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PROVO — Move over, Tanner Mangum; there’s a new quarterback on campus in Provo.
And she’s leading the No. 1 team in the nation.
With all the offensive fire of the top-ranked BYU women’s volleyball, it’s easy to overlook the pass that leads to the perfect set, the heightened kill and the thumping point that sends fans in the Smith Fieldhouse into a frenzy.
But behind those kills is Lyndie Haddock-Eppich, the Cougars’ senior setter who gets involved in every kill, every pass, every serve-received — virtually every touch of the match — for the Cougars, who are 15-0 and 5-0 in West Coast Conference play before Friday’s match at San Diego (7-8, 4-1 WCC) on TheW.tv.
Yes, Haddock-Eppich is the quarterback of a top-ranked BYU team.
That can come with lots of glory, especially in a program like BYU. And it can also come with plenty of shame.
When the Cougar attack isn’t running smoothly — and it’s rarely happened in 2018 for BYU, which has only lost one set since an upset of then-No. 1 Stanford back on Aug. 31.
“I love having so much responsibility,” Haddock-Eppich said. “Sometimes, (with) great responsibility comes great reward — and it’s also on me when the offense isn’t running. The coaches trust me with the job, and I love setting our hitters; we have really good hitters.”
Haddock-Eppich rates No. 21 nationally with 11.18 assists per set, and she fuels hitters like Heather Gneiting (.419 hitting percentage) and No. 8 Roni Jones-Perry (4.57 kills and 5.37 points per set), who rank seventh and eighth, respectively, in the nation in hitting percentage.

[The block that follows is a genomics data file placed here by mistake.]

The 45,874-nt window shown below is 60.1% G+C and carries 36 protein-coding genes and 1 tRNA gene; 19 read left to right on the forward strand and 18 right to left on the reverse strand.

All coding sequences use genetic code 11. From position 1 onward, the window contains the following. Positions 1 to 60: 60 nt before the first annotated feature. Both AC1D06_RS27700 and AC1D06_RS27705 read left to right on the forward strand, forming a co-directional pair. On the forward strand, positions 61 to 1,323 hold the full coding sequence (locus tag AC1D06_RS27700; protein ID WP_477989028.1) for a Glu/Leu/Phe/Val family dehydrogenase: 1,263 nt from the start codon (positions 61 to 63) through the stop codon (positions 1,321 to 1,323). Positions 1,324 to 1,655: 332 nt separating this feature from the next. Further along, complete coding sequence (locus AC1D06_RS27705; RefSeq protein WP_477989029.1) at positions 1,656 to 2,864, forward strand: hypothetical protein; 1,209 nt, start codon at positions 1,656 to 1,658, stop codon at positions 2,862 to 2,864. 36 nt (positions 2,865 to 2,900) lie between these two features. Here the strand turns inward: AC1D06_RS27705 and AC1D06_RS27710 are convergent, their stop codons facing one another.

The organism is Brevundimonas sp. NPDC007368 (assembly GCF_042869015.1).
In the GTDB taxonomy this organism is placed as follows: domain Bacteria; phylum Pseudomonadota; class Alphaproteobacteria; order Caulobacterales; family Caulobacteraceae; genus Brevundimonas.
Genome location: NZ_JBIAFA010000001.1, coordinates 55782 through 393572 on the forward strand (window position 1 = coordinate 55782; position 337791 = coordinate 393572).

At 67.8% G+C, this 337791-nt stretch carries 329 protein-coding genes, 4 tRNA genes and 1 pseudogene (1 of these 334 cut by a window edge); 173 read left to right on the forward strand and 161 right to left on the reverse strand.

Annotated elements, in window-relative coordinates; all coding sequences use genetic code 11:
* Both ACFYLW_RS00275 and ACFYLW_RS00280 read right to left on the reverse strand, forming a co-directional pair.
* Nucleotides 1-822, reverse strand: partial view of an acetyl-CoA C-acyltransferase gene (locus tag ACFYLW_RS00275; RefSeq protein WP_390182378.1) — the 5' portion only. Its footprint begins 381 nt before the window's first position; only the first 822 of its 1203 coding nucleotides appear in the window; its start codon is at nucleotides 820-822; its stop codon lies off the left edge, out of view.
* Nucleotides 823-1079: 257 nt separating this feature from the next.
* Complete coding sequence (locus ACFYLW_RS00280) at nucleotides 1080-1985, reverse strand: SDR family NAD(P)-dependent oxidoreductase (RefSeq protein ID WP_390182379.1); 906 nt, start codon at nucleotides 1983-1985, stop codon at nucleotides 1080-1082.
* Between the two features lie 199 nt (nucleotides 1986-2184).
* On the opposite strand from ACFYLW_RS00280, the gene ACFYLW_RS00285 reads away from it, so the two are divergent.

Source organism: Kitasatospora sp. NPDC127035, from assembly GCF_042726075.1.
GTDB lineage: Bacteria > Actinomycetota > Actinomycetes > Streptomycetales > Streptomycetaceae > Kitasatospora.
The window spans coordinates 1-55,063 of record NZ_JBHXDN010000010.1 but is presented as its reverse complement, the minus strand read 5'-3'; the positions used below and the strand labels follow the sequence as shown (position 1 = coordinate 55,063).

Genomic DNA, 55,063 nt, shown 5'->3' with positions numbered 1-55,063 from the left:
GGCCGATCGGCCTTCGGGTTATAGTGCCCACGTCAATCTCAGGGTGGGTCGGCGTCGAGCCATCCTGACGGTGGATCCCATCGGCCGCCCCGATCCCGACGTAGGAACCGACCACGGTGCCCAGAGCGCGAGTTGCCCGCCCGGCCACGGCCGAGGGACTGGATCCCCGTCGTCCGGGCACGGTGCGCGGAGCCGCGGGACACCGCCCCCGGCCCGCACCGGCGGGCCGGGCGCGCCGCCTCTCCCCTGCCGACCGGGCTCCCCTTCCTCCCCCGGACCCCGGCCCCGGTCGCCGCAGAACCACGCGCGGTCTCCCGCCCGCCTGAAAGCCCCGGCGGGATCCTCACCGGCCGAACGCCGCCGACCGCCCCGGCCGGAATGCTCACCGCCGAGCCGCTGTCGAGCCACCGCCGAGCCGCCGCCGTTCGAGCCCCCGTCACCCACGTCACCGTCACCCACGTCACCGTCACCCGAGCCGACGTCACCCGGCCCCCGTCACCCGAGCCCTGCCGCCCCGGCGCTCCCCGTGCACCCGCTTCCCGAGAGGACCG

“Lyndie’s doing a great job distributing the ball to the right hitters at the right times, and she’s communicating with everybody on the court,” said BYU coach Heather Olmstead, who is 102-11 in four seasons in Provo. “She’s really putting up hittable balls for the pin hitters and middles.
“I think she’s just a quiet leader, and she’s figuring out how to keep scoring points. Knowing who to set at the right time is critical for her.”
Olmstead trusts her setter like a football coach trusts the starting quarterback — both to run the offense, and to know when something isn’t working, to try something new.
Haddock-Eppich extends that same trust to her team.
“There’s a lot of on-the-court work, but even more off-the-court work,” she said. “There isn’t one person that isn’t ready to go in and be fired up for her teammates.
“We trust each other, because we all want the same goal.”
A native of Longmont, Colorado, Haddock-Eppich and her twin sister, Lacy, who plays outside hitter for the Cougars, came to Utah as teenagers before enrolling at BYU. Graduates of Timpview High, the twins have led a remarkable four-year run for the Cougars that culminated in this season’s No. 1 national ranking, the first top billing for the school in the AVCA coaches’ poll since 1986.
But Haddock-Eppich has done more than that individually.
The 5-foot-10 senior has 2,823 career assists, which is on track to finish in the top-five in BYU program history in the rally scoring era. Add to it 589 digs, 182 kills and 209 block assists, and Haddock-Eppich can make a case for the most athletic setter in the country.
“Lyndie is a competitor, first and foremost,” Olmstead said. “She wants to compete and she wants to get better. When you have those two traits, it makes for a good volleyball player. She’s really tried to learn the game and taken everything we’ve said as coaches, and tried to get better.
“Plus, she’s athletic; you add that on top of it, she can jump well, get big, play physical. She’s put the time in the weight room to develop her body and be a physical presence at the net. Every trait we want in a setter, she has — and she’s just an amazing human being.”
Individual accolades aren’t the focus for Haddock-Eppich, though. She wants to do something special with her team.
It’s a mutual feeling, she said, from Jones-Perry to Gneiting to star libero Mary Lake and middle blocker Kennedy Eschenberg.
Perhaps BYU’s biggest team strength is its team.
“Yeah, I’m a senior and all seniors want it more in their senior year,” Haddock-Eppich said. “But I think it’s not just the seniors on the team that really want it; it’s every single person — the freshmen, the sophomores; that’s what makes us such a hard team to beat.
“Everyone is so dialed in.”